I Hate Vegas

13 January 2024

Jason got us tickets to see The Chainsmokers at XS at the Wynn. It was my second time going to The Strip as an adult and I wasn’t too keen on it. The first time, I went to watch Mitsuru play roulette while he was charging his car. He promptly lost $50 on red which was just enough time for his to car to finish charging. That was my first exposure to casino gambling, it will probably be my last. At least this time, we were going clubbing, which is something I have done before and have had fun doing.

We walked up to the bouncer at the front of the line. Jason was before me and showed his ID. The man stared at him for a long time, his glare bouncing between the card and his subject.

”Smile for me” he said. He was fucking with us at this point. No one needs that long to verify an ID. And he finally waved Jason in. I was next and he asked me a few questions, but as I walked into the foyer, we were directed back out and around to the casino floor. We walked in circles, clearly going against the flow of the posted signs, putting all our trust in unclear directions given by a man who scrutinized us for our childish appearances.

”Do we look like kids?” I asked Jason. Asian people tend to look younger. I’ve often wondered about the thoughts of bartenders and bouncers and waiters and cashiers when I get carded. It’s slowly wormed into my subconscious and made me wonder if people think I look young, and more importantly, if they treated me differently because of that.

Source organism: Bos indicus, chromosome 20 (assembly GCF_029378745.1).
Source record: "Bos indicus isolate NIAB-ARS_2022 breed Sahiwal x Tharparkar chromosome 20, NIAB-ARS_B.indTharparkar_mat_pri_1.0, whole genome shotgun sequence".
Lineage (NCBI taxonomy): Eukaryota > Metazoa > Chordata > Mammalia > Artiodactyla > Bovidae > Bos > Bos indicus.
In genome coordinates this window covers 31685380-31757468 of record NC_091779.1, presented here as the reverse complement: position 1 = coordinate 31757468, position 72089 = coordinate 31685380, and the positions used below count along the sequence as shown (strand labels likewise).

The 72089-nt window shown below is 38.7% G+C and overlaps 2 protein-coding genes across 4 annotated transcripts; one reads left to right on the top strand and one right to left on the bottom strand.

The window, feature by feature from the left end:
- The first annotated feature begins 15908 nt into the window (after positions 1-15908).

We found our way in, through the glowing maze of cigarette haze and slot machines just to wait again in another line by the pool, just to get into the actual club. I was in disbelief. When did I ever buy a ticket to something, just to not be let in? Only in Vegas. I hate Vegas.

We were moving, but slowly. The man beside me had thin long strands of hair that parted on the left side of his forehead. He struck a cigarette and I made out the Seven Stars package as he slipped it back into his pocket.

”Are those Seven Stars?"

"Uh Yeah"

"Are you from Japan?"

"Yeah I am”

He told me his name is Kohei. He was in Vegas for CES, sent there by Honda. We chatted for a bit, I tried using my bits of Duolingo Japanese, just to practice; his English was far better. I bummed a cigarette and we talked about EDM and DJs. Many years ago, he was DJ Swordfish. He doesn’t DJ anymore but he keeps the vibe alive and goes to see his favorite DJs whenever he can.

The line wasn’t moving and we were waiting in the freezing cold. I could feel the cold seeping through my thin white dress shirt. Moments of comfort came when we moved past the heat lamps. Looking back, the line stretched past the heat lamps and I could see girls in thin dresses huddling together in the freezing cold.

Jason was getting impatient. He checked the front of the line and came back to report. “There’s a big group of people at the front. A lot of people are slipping past.” He left and came back again, “I think we should try going up”. So we did, the three of us, Jason, Kohei, and I. We walked right up to a huge cork of people plugging the line. As We walked up and cut the queue, I saw even more people doing the same even farther ahead of us. It was clear no one was getting in anytime soon, the saving grace being that it was warmer in the throng of club goers.

”What if we just jump the fence?” I asked. I was cold and getting desperate. The idea danced in my mind.

”Dude I’m down”, Jason said as he hopped up to sit on the railing.

”Nah Nah Nah man…”, I pulled him back down.